So I go to the Coliseum on Jamaica Avenue... track 13, and I hear... Snap! I can't believe this. This guy took my track, looped it, rapped on it, and now it's on a mix tape! Oh, man. So I called my lawyer and…"These guys are crazy. He took my track and just put it out there." He said "Look, one of two things is going to happen. Either they're going to want to use it and they are going to have to contact you or, they are not going to want to use it. Then you can just say I had a track on a DJ Clue mix tape. So I said "Yeah, O.K. That's true. So, basically it just wasn't on Clue's mix tape. It was on Funk Master Flex, and DJ so and so... I even got calls from people in Canada "Yo! Your track is in Canada!" And I'm like "Canada?!... O.K. O.K. This is getting' pretty serious right now.

Now at this point, I'm thinkin.'… "Maybe they'll put it on an album"…but no one that I know of had a song on a mix tape that went to an official album. But then it went crazy. It went to radio straight off a two track, and that doesn't happen, ya know. (laughs) Not mixed down or nothin'.

I told one of my other partners in Queens "Yo, 50 Cent is rappin' on my track". He was like "That's your track? I know his manager." They contacted me so we could go to the studio, so we could mix everything down. They said that actually Dre was askin' about the track because he needed it to be mixed down.

So we go to the studio, mix the track down and then we do the agreement…for the 8 Mile soundtrack. So they put it on the 8 Mile soundtrack, and that went on to sell 5 million. And then they put it on 50's debut album, Get Rich or Die Tryin', which sold over 20 million worldwide.

So that is the history, my history of how the Wanksta thing came about. But now since then…but no, let me stop right there.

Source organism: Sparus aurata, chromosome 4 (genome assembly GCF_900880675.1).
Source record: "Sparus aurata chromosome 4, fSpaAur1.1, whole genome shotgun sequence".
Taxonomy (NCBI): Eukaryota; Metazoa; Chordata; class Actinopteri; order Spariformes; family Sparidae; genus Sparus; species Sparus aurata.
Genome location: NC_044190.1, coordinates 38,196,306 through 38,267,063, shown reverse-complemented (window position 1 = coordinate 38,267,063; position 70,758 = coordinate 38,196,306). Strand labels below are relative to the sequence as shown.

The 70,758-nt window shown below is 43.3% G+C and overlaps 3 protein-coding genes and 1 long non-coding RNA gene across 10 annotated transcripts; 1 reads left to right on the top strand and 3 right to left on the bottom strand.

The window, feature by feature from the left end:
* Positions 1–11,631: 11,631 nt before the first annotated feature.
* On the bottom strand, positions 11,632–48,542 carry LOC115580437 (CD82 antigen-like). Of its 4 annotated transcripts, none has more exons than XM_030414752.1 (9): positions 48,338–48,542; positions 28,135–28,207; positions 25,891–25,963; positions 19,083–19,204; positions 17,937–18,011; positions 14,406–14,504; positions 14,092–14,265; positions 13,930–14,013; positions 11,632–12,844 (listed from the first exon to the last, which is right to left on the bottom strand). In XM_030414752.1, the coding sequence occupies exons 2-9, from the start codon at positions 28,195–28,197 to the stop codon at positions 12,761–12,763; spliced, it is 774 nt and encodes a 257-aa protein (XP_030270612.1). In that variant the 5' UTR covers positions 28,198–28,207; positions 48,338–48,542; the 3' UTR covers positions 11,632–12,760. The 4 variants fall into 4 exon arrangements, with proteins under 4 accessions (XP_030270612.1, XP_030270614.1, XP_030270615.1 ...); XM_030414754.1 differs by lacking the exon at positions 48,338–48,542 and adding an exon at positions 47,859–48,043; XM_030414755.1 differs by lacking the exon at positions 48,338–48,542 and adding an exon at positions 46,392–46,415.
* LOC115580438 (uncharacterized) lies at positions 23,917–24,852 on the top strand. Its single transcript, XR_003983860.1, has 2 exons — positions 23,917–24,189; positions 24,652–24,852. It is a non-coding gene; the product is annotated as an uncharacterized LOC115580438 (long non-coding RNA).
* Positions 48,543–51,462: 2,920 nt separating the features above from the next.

Do you have any other questions or can I just keep goin' on?

DR: No, this is good…I do but say whatever you want to say about…

JP: O.K. O.K. That was a blessing. It really was. "Cause at that time I was at a point in my life…I mean I was workin' at the Post Office and I was earning pretty good money, but it wasn't challenging….It really wasn't a challenge for me so…rather than do something that I don't have a passion for and get paid for it - why do that when I can go ahead and produce and get paid for something that I love doing.

I mean that's what I think life is about -- finding what you love doing and trying to work it where you get paid for it.

So I said "Ya know what? That's what I'm gonna do". And it was scary. I've worked all my life, ever since I was pre-teen. I've worked all my life and it was like O.K. well I'm about to venture out and do this thing on my own…I'm about to go the self employed path. It was kinda scary, but it was exciting because I love change. I love change. And actually when I did it, it was like a weight had been lifted off my shoulders, and when I would walk the streets of Manhattan…I would look at people's faces and you've got all these people walkin' around -- they make a lot of money but their not happy.

Wow. I'm doin' what I love and I'm happy!

O.K., this is what life is. This is what life is about and I thank God for everything - for my challenges, for my triumphs for my obstacles - FOR EVERYTHING, because everything is a learning experience. Everything is a lesson. And I try to learn lessons from everything; from my hardships, from when they were about to take my house…I mean they took the car. They were about to take the house and everything.

DR: Really? Tell me about that hardship and how you overcame that.